An interagency group of scientists and medical experts formed to study the origin of the coronavirus is deadlocked over how to report their conclusions in the waning days of the Trump administration.
According to people familiar with the dispute within the task force, 70% of the experts want to report publicly that the virus behind the pandemic leaked accidentally from the high-security medical research laboratory at the Wuhan Institute of Virology. That conclusion is supported despite Chinese scientists’ refusal to cooperate in studying the genetic makeup of the virus and to explain where it comes from.
The behind-the-scenes debate has been underway for three weeks and includes a number of outspoken anti-Trump scientists.
At issue is whether the U.S. government can formally designate China as the cause of the COVID-19 outbreak and hold Beijing accountable. China has launched a worldwide public relations campaign to deflect criticism for its handling and deception related to the pandemic.
The task force’s differences reflect the extreme politicization of the issue that many regard as an urgent national security priority that deserves bipartisan support.
Arguing against the lab escape conclusion is a group that insists the virus was a naturally occurring zoonotic event starting from a bat to an intermediate animal host and then to humans. An estimated 15% of the task force is arguing for this conclusion.
A third group, and one that has growing support from within the intelligence and arms control communities, wants the task force final report to assert that the virus, formally known as SARS-CoV-2, was produced by the Chinese military establishment as an engineered biological weapon. An estimated 7% of the task force agrees with this view.
That position was first disclosed by exiled Chinese virologist Li-Meng Yan, who worked at a Chinese laboratory and said she is certain the coronavirus was created in a Chinese laboratory. Ms. Yan has published an extensive scientific study bolstering her claims.
The remaining 8% of the task force experts are undecided and want further data, something China has refused to provide.
According to the people, the task force includes a number of anti-Trump experts and scientific skeptics.
The deadlock within the group means that its findings are unlikely to be published before President Trump leaves office Jan. 20. That means the incoming Biden administration, expected to adopt more conciliatory policies toward China, will be reluctant to ultimately make public the task force’s conclusions.
The task force’s work was hampered by Chinese government stonewalling. Beijing officials have refused to cooperate in studying the virus’ origin and continues to insist the virus began at an “unregulated seafood market” in Wuhan — a location that over a year ago was sanitized and scrubbed clean of all possible evidence for where the disease outbreak began.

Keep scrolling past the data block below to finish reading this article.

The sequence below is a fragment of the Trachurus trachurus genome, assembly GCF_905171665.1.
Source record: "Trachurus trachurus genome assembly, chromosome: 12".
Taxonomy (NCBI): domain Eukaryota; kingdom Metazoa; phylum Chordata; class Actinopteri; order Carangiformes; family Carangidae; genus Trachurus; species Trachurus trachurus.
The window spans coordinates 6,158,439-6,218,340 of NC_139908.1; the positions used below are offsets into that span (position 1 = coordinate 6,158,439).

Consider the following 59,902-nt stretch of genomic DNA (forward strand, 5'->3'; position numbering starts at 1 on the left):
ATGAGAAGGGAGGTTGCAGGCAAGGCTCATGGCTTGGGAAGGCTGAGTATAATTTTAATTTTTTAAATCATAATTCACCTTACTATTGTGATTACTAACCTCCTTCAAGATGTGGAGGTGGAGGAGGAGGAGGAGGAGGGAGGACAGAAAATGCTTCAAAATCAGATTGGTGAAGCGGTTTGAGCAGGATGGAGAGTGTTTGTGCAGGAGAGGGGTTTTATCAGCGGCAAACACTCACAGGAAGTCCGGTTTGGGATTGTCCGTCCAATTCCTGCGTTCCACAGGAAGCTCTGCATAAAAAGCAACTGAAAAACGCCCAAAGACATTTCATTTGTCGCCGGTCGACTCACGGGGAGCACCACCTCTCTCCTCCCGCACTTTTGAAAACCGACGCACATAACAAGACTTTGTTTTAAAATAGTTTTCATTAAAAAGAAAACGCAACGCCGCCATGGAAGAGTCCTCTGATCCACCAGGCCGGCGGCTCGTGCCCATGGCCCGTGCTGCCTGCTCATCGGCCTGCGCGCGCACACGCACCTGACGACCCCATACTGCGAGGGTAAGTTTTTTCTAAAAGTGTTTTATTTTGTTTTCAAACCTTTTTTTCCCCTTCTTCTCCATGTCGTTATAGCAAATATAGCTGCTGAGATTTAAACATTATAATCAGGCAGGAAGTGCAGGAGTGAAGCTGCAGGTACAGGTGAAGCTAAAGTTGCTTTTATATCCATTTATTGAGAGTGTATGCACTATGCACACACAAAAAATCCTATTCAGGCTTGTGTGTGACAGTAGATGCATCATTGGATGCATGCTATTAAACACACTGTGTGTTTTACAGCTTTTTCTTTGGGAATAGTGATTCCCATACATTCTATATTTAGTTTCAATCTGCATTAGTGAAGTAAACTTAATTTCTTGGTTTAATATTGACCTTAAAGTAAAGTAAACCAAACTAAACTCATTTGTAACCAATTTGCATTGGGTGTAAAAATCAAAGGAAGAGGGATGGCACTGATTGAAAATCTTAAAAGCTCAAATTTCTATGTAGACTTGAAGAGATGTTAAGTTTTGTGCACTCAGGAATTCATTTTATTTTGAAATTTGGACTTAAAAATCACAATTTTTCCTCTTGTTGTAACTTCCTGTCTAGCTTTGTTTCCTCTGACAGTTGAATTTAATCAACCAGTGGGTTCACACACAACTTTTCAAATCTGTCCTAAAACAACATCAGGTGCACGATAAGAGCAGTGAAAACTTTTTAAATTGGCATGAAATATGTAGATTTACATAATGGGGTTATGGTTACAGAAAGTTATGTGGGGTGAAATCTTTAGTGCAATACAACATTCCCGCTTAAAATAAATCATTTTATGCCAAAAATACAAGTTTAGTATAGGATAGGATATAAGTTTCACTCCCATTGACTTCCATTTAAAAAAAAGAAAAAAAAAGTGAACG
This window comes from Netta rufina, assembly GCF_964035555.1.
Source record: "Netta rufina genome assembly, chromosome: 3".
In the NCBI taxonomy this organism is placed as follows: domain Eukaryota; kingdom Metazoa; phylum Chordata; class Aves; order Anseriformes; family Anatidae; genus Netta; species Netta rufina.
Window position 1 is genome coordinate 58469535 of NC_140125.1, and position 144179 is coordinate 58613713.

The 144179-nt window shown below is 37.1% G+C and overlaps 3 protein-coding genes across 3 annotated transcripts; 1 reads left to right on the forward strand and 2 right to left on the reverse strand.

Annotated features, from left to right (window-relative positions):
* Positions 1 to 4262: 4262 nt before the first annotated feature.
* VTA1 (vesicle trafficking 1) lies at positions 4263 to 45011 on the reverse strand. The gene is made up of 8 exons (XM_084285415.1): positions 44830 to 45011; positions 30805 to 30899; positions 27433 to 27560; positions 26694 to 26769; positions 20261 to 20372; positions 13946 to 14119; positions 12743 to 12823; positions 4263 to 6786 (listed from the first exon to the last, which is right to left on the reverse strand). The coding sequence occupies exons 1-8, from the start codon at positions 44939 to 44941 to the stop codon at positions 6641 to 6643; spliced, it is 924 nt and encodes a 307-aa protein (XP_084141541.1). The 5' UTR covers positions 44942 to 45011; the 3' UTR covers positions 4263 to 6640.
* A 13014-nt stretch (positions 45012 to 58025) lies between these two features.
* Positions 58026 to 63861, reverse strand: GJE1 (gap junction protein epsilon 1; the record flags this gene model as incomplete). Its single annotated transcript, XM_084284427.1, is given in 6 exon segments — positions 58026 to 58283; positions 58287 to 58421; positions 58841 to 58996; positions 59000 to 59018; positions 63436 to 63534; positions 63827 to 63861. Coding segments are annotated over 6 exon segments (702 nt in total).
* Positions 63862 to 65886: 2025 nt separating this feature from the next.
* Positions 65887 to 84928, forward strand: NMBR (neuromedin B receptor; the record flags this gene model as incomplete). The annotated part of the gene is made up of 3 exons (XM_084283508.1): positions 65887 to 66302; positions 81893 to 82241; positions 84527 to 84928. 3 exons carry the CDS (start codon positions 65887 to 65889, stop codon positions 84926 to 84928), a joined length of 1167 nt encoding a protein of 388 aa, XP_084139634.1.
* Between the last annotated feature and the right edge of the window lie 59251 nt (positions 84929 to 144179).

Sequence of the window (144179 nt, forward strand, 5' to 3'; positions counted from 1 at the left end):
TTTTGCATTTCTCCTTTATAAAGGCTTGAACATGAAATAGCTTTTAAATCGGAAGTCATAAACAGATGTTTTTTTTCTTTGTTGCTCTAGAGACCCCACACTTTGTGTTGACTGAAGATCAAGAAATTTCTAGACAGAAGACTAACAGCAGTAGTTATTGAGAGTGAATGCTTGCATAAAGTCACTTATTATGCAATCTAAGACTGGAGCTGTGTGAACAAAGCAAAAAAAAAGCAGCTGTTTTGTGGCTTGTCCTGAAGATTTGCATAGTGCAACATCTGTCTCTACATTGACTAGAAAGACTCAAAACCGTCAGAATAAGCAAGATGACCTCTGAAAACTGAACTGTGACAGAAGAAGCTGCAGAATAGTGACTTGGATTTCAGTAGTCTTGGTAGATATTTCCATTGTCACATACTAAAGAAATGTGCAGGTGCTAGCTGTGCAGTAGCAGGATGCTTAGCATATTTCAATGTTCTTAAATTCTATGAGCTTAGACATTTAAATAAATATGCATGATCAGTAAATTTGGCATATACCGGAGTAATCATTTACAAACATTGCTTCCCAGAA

Chinese studies conducted after the outbreak said the virus was first detected in Wuhan in December 2019 have ruled out the seafood market as a cause. Chinese scientists that tried to report the anomalies in the seafood market origin have been suppressed by the government.
The World Health Organization is conducting an inquiry into the central starting point for the virus. Beijing at first blocked entry to the inspection team, but the Chinese government announced this week that the team has been allowed into China and will go to Wuhan on Thursday.
Support for the lab-leak origin theory was first disclosed by Matt Pottinger, until recently the White House deputy national security adviser.
“There is a growing body of evidence that the lab is likely the most credible source of the virus,” he told British lawmakers recently.
A spokesman for the Department of Health and Human Services referred questions to the State Department.
A State Department official said: “State recently convened an outside panel of experts to discuss possible origins of the coronavirus. While we do not divulge the contents of private conversations, the discussion reinforced our view that China needs to be transparent and provide a full and thorough accounting of what transpired in Wuhan.“
One source said China is expected to continue the stonewalling on the virus origin with the hope that the new administration will give up the need for further investigation.
If the virus was a bioweapon, an outcome with a major national security implication, the federal government has not been able to determine that and could not identify the origin or the sponsor. As a result, the U.S. is vulnerable to a future biological weapons attack because it cannot develop the necessary infrastructure for the intelligence work needed to identify both the type and origin of the weapon, the sources said.
TRANSITION AT STATE STOPS TAIWAN VISIT
Work between Trump administration political appointees and the incoming Biden administration transition team successfully scuttled the planned visit to Taiwan by Kelly Craft, the U.S. ambassador to the United Nations.